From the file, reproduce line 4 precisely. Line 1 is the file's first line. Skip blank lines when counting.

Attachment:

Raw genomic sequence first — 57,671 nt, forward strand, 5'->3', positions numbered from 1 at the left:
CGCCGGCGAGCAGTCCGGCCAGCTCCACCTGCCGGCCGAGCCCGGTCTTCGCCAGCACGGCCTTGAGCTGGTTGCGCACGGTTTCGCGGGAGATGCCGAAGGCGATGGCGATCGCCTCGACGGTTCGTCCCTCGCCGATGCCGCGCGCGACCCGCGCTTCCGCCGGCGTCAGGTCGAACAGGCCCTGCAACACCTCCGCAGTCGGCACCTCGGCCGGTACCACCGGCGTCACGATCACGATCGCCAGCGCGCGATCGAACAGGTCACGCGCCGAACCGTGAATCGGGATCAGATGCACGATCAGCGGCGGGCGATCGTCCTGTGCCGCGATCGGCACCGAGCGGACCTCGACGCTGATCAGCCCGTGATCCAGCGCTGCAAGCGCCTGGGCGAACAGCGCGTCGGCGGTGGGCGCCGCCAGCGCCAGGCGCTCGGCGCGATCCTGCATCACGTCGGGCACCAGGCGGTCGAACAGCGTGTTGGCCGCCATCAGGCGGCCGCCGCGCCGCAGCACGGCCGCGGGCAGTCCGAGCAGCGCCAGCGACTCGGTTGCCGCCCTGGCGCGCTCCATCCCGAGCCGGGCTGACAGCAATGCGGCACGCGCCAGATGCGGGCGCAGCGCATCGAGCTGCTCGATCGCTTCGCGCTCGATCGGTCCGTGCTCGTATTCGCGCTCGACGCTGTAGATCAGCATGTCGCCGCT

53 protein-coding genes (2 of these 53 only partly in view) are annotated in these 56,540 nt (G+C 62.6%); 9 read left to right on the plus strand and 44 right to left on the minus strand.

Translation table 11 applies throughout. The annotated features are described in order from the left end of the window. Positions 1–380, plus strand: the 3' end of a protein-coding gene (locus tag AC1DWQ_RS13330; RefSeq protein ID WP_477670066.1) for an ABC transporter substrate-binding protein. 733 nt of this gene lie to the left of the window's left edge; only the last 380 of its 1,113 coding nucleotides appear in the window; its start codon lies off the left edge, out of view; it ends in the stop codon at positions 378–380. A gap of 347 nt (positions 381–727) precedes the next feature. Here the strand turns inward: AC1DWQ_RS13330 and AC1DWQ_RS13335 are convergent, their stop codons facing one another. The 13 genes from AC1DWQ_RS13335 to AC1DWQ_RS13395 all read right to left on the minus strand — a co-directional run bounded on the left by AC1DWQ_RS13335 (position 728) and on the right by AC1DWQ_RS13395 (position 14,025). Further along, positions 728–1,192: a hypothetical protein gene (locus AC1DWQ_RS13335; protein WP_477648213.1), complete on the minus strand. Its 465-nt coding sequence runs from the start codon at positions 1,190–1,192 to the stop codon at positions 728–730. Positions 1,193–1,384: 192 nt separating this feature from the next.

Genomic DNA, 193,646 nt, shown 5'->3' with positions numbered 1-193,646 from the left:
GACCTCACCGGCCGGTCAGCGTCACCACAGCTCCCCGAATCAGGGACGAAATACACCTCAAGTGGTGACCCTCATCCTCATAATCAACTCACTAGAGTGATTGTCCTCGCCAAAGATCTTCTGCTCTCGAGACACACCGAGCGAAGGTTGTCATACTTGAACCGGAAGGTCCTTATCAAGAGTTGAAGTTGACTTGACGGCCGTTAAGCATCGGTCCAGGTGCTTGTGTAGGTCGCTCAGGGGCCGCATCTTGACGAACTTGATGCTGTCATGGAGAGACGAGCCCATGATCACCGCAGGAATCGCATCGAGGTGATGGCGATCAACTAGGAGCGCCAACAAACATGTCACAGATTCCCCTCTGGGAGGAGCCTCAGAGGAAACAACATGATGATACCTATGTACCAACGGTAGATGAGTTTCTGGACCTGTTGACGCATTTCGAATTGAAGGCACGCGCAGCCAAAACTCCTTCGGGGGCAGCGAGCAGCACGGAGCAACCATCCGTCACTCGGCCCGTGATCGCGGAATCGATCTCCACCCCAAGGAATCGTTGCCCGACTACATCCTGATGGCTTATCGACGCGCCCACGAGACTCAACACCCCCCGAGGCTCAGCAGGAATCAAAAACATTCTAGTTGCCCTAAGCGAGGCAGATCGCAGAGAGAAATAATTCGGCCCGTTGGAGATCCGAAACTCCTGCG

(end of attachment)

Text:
Translation table 11 applies throughout. The annotated features are described in order from the left end of the window. Positions 1–380, plus strand: the 3' end of a protein-coding gene (locus tag AC1DWQ_RS13330; RefSeq protein ID WP_477670066.1) for an ABC transporter substrate-binding protein. 733 nt of this gene lie to the left of the window's left edge; only the last 380 of its 1,113 coding nucleotides appear in the window; its start codon lies off the left edge, out of view; it ends in the stop codon at positions 378–380. A gap of 347 nt (positions 381–727) precedes the next feature. Here the strand turns inward: AC1DWQ_RS13330 and AC1DWQ_RS13335 are convergent, their stop codons facing one another. The 13 genes from AC1DWQ_RS13335 to AC1DWQ_RS13395 all read right to left on the minus strand — a co-directional run bounded on the left by AC1DWQ_RS13335 (position 728) and on the right by AC1DWQ_RS13395 (position 14,025). Further along, positions 728–1,192: a hypothetical protein gene (locus AC1DWQ_RS13335; protein WP_477648213.1), complete on the minus strand. Its 465-nt coding sequence runs from the start codon at positions 1,190–1,192 to the stop codon at positions 728–730. Positions 1,193–1,384: 192 nt separating this feature from the next.